By Eunice Park, L.A. Times, September 27, 2001.[Refer]
SCORM 1.2 Released, Maybe More confusion from ADL. the October 1 press release states, "[ADL]... announced today the release of the latest version of its Sharable Content Object Reference Model (SCORM), Version 1.2." No link in the press release, but a search finds it here. The following day, October 2, ADL then releases the following press release: "the ADL Technical Team is actively pursuing to enhance areas of specifications that are not quite mature enough or have not achieved broad enough visibility and consensus to be included in the newest release of the SCORM." So is it done or not? Who knows? While I'm writing, let me say that navigating and linking to ADL's web site is a miserable experience - hence, no links to the press releases (with luck they'll still be available on the home page). Quick! Send in the usability experts!
By Press Release, ADL, October 1, 2.[Refer]
Ampheta Another news aggregator. Try this software: then think of how a system for distributing online learning could emulate this model. A 'hands-on' learning project brought to you by OLDaily. ;) "AmphetaDesk is a news aggregator - it sits on your desktop, downloads the latest news that interests you, and displays them in a quick and easy to use (and customizable!) webpage. With thousands of channels for selection, AmphetaDesk can shave hours off your day - and you'll look smart to all your friends!"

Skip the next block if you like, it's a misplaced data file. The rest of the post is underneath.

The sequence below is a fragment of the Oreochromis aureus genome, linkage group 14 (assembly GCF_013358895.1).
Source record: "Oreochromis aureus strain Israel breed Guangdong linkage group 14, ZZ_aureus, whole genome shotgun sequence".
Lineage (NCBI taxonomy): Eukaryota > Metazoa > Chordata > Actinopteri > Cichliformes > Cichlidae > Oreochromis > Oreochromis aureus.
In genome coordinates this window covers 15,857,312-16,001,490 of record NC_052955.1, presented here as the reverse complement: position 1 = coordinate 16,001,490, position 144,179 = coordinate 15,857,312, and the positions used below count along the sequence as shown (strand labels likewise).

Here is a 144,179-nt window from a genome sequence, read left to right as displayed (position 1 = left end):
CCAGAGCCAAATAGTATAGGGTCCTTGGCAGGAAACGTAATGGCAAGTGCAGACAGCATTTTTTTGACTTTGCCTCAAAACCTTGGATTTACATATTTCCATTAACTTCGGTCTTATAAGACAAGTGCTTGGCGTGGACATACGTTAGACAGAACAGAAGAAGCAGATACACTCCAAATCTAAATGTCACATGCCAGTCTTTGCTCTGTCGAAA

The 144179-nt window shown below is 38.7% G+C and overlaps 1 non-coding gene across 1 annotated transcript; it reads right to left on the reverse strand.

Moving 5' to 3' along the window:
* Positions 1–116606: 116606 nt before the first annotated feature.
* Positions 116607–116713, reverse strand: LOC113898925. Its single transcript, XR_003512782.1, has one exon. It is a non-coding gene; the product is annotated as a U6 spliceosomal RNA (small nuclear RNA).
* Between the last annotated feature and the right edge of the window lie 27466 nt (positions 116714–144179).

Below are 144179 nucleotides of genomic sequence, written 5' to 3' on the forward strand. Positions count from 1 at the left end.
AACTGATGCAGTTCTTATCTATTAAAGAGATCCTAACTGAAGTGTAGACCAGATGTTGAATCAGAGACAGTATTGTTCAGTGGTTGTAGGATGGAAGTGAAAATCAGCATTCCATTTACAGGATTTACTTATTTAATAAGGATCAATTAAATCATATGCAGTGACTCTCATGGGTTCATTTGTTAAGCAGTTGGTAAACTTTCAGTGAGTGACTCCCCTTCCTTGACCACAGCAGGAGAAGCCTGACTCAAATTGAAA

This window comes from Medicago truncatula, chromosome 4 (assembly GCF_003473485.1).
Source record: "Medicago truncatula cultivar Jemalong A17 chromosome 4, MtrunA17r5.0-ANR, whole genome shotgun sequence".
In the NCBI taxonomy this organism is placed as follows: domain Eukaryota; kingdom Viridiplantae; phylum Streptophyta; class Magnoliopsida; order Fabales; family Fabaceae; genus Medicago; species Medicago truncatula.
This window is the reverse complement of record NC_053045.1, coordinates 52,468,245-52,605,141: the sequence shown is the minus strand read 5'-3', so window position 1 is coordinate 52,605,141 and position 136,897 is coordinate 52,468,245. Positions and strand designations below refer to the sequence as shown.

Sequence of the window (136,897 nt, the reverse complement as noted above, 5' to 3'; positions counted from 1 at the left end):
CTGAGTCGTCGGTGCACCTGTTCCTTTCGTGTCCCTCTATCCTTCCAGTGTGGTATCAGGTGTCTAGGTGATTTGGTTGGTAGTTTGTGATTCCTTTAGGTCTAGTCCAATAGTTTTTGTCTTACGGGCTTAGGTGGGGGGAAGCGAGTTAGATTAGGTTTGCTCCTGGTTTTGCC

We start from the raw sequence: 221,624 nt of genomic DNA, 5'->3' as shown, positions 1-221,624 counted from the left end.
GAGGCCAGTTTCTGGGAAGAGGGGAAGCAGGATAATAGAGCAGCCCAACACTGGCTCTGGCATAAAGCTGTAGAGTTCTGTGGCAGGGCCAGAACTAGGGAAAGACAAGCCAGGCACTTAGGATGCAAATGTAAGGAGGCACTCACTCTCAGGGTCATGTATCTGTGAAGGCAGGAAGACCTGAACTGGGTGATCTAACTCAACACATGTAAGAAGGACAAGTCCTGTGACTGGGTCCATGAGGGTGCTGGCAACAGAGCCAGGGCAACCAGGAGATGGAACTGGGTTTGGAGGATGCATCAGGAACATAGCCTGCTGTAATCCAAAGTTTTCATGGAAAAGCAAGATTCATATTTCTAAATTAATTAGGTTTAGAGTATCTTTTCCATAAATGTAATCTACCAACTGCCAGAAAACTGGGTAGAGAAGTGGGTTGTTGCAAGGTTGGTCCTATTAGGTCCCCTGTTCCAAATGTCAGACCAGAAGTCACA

By Ampheta, Website, October 5, 2001.[Refer]
Nicholas Negroponte: Digital Visionary Interview with MIT media Lab's Nicholas Negroponte. Good insights into the capacity of online learning to transform education, especially with regard to the role of the teacher. "Technology empowers children in several ways. One is to put them in the driver's seat of an experience. A second is to allow them to vicariously visit places that are too small, too big, too far or too dangerous for real travel. A third is to allow for "what ifs" and simulation, to see the result of making a mistake, even a big mistake."
By Dan Page, ConVerge, October, 2001.[Refer]